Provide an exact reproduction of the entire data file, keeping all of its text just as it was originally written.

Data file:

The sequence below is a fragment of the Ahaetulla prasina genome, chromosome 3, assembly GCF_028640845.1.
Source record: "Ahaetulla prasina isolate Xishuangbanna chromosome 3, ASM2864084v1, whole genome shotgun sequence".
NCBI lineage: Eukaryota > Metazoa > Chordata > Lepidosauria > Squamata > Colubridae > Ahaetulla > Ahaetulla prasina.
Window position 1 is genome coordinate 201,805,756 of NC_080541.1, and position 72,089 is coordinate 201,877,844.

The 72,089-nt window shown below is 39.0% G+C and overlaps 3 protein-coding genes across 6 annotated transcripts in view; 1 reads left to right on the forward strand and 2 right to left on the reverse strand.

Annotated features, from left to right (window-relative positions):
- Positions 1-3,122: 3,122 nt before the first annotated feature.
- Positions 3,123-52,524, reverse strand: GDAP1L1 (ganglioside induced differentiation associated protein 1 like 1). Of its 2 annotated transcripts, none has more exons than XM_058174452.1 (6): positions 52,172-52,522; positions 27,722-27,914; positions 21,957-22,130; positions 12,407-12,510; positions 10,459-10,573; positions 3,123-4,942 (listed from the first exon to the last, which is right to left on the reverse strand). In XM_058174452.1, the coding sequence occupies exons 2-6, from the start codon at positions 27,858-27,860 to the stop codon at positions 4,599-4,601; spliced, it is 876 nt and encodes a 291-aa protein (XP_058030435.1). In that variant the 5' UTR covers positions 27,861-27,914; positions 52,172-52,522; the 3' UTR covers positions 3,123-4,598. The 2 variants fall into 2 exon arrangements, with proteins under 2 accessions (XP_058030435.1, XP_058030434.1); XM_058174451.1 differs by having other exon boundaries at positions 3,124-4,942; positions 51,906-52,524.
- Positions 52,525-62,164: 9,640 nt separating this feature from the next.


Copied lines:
The sequence below is a fragment of the Ahaetulla prasina genome, chromosome 3, assembly GCF_028640845.1.
Source record: "Ahaetulla prasina isolate Xishuangbanna chromosome 3, ASM2864084v1, whole genome shotgun sequence".
NCBI lineage: Eukaryota > Metazoa > Chordata > Lepidosauria > Squamata > Colubridae > Ahaetulla > Ahaetulla prasina.
Window position 1 is genome coordinate 201,805,756 of NC_080541.1, and position 72,089 is coordinate 201,877,844.

The 72,089-nt window shown below is 39.0% G+C and overlaps 3 protein-coding genes across 6 annotated transcripts in view; 1 reads left to right on the forward strand and 2 right to left on the reverse strand.

Annotated features, from left to right (window-relative positions):
- Positions 1-3,122: 3,122 nt before the first annotated feature.
- Positions 3,123-52,524, reverse strand: GDAP1L1 (ganglioside induced differentiation associated protein 1 like 1). Of its 2 annotated transcripts, none has more exons than XM_058174452.1 (6): positions 52,172-52,522; positions 27,722-27,914; positions 21,957-22,130; positions 12,407-12,510; positions 10,459-10,573; positions 3,123-4,942 (listed from the first exon to the last, which is right to left on the reverse strand). In XM_058174452.1, the coding sequence occupies exons 2-6, from the start codon at positions 27,858-27,860 to the stop codon at positions 4,599-4,601; spliced, it is 876 nt and encodes a 291-aa protein (XP_058030435.1). In that variant the 5' UTR covers positions 27,861-27,914; positions 52,172-52,522; the 3' UTR covers positions 3,123-4,598. The 2 variants fall into 2 exon arrangements, with proteins under 2 accessions (XP_058030435.1, XP_058030434.1); XM_058174451.1 differs by having other exon boundaries at positions 3,124-4,942; positions 51,906-52,524.
- Positions 52,525-62,164: 9,640 nt separating this feature from the next.